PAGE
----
Production of NiSO4 from laterite ores is not significantly different than production of class I metal as HPAL operations dictate that the metals present in the orebody (Ni, Co, Zn, etc.) form sulphate solutions under the presence of high temperature, high pressure and free acid. A high pressure acid leach process is where the acid is typically sulphuric acid resulting in nickel sulphate (NiSO4) being present. Recovering the nickel in the form of metal, sulphate crystal, mixed hydroxide or mixed sulphide is not challenging or difficult once it has been placed into the solution and purified and concentrated. The technology to achieve this is not the issue with HPAL operations.
If you consider that at a minimum four Ambatovy/Goro sized operations will be required by 2023 to meet the increased demand for primary nickel for lithium ion batteries, and each of these operations required approximately 10 years from announcement of commencement to commissioning, then you have to believe that there will be a significant period of nickel shortage that awaits.
The NPI explosion of 2005 was based on proven decommissioned technology that was heavily subsidised (environmentally and energy wise). Applying the same logic to HPAL for the next 5-year horizon is not practical. The complexity of the equipment and chemistry is significant in HPAL and the design and construction phase for a new plant alone will be 5-7 years.
Tsingshan’s statement that their operation will be producing by 2021 (in just 3 years) lacks sufficient details to support this claim. MCC (China Metallurgical) the EPC that built and operates Ramu is being referenced for the expansion of Ramu from 35,000 t/y Ni to 70,000 t/y which is estimated to cost $1.5B and no time frame given.
SMM is looking at building their third HPAL operation in Indonesia and publicly suggested it could cost in the range of $2B. CleanTeq has announced a $1.5B price for constructing a greenfields 30,000 t/y HPAL plant in Australia utilising MCC (Metallurgical Corporation of China).
It is therefore difficult to understand how Tsingshan can announce a 50,000 t/y greenfields HPAL operation in Indonesia for $700 million using the same company – MCC – which is quoting much higher capital cost for two other technologically similar projects. Information is lacking to support Tsingshan’s estimate and schedule.
The equity markets seem to believe that China can recreate the success of NPI and apply it to cheap and fast construction and successful operation of HPAL. If this is true, then yes China will be able to secure all the nickel it requires to fuel its EV revolution. However, unlike NPI, cheap and fast HPAL has never operated in any form.
New nickel production to fuel the EV revolution will come from a handful of sulphide deposits (such as Turnagain or Dumont) or from the abundance of laterites in Indonesia, Philippines, Australia and New Caledonia. However, this production will not be introduced at capital intensity of $15,000/MT of annualised nickel (i.e. $750 million capex for 50,000 tpa Ni production versus $5 billion (plus) spent by Goro/Ambatovy for identical capacity). The economic facts do not support these claims even with subsidised construction labour and materials.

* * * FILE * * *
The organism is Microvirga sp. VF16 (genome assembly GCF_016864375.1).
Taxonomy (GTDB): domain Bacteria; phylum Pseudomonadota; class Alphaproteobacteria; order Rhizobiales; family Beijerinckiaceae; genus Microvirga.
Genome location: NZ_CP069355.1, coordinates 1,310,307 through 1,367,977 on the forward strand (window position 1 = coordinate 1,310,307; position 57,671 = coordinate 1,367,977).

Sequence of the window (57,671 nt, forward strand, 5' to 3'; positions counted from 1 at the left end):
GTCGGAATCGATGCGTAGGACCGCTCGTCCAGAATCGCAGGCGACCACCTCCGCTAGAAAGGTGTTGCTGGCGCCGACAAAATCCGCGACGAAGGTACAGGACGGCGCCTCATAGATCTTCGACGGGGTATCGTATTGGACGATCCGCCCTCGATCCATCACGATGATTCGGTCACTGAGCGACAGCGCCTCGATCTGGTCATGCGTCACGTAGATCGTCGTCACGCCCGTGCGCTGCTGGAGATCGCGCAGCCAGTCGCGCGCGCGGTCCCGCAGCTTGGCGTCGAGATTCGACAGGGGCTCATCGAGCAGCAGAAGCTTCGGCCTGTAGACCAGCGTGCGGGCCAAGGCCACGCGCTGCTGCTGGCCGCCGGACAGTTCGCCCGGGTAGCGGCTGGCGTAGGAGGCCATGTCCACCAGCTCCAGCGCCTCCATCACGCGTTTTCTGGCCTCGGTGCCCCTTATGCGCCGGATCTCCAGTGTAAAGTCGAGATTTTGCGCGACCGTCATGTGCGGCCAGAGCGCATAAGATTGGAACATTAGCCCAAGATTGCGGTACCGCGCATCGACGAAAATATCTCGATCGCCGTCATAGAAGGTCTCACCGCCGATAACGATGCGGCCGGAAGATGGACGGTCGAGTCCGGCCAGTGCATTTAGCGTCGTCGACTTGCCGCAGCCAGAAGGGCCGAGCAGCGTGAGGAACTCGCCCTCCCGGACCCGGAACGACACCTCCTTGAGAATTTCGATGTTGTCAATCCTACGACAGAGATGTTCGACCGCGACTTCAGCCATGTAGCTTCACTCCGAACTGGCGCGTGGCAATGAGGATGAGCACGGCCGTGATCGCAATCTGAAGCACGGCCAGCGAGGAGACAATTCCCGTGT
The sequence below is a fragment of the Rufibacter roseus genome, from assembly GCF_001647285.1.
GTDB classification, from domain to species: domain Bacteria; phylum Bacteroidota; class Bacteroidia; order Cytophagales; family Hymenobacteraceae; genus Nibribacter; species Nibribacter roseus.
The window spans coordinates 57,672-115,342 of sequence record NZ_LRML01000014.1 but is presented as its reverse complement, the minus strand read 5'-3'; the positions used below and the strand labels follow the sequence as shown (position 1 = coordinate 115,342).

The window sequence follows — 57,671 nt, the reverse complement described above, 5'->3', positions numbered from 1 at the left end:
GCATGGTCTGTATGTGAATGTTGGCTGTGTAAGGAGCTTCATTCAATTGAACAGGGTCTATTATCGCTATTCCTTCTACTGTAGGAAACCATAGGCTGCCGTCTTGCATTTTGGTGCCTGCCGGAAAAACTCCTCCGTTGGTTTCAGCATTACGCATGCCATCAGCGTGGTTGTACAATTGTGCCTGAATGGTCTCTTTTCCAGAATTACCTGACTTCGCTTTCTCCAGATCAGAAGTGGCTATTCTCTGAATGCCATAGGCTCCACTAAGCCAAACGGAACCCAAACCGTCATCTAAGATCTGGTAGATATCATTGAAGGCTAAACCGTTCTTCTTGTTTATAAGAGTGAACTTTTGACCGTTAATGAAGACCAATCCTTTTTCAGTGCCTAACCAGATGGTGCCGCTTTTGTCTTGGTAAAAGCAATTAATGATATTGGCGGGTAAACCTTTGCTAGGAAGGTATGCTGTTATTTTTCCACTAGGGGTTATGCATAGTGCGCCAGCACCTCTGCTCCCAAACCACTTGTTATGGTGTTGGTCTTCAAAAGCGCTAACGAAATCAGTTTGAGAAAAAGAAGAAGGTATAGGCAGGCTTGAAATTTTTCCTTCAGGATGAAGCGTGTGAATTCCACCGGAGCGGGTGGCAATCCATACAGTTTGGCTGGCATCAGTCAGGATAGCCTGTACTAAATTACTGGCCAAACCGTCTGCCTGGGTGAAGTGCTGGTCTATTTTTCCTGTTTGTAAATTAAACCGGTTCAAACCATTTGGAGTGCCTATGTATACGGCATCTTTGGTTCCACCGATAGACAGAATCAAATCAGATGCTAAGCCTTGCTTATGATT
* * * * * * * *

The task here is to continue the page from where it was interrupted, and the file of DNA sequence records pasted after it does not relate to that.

In order to produce 1 kg of Ni from a laterite ore, you typically have to treat 100 kg of ore. If you treat that 100 kg with acid (whether it is HPAL, atmospheric, heap leach) you produce 99 kg of acid containing iron waste. This must be dealt with as it cannot be used as another by-product. FeNi and NPI do not have this issue, neither do most NiS operations. But laterite operations making class I nickel (efficiently) do.
Vale has announced $500 M required to address tailings management at their Goro facility. Ambatovy employs one of the most sophisticated tailings management systems in Madagascar that meets current OECD standards. It is unlikely that Indonesia or the Philippines will allow massive HPAL operations to dispose of acidic tailings in an irresponsible manner where the environment is permanently impacted.
Indonesia, the Philippines and New Caledonia will all require environmental responsibility in order to approve the size of projects contemplated to feed the EV beast. Environmental responsibility requires significant investment, you cannot just discharge untreated acidic waste into the ocean or dump it on land and expect global acceptance. Congo has shown us how that works when applied to labour standards.
In order for the 200-400 kt, let alone 600 kt, of new nickel production required in the next 10 years to be realised, nickel prices will have to support the investment (even Chinese investment). Current nickel prices are not enough to incentivise new production and Western companies have all suffered the consequence of investing billions in new nickel capacity only to watch the collapse of commodity prices destroy the economics of these projects. Investors following battery metals should study closely the nickel market dynamics which, while complex, yield a unique and potentially profitable way to play the adoption of the electric vehicle and roll out of energy storage systems.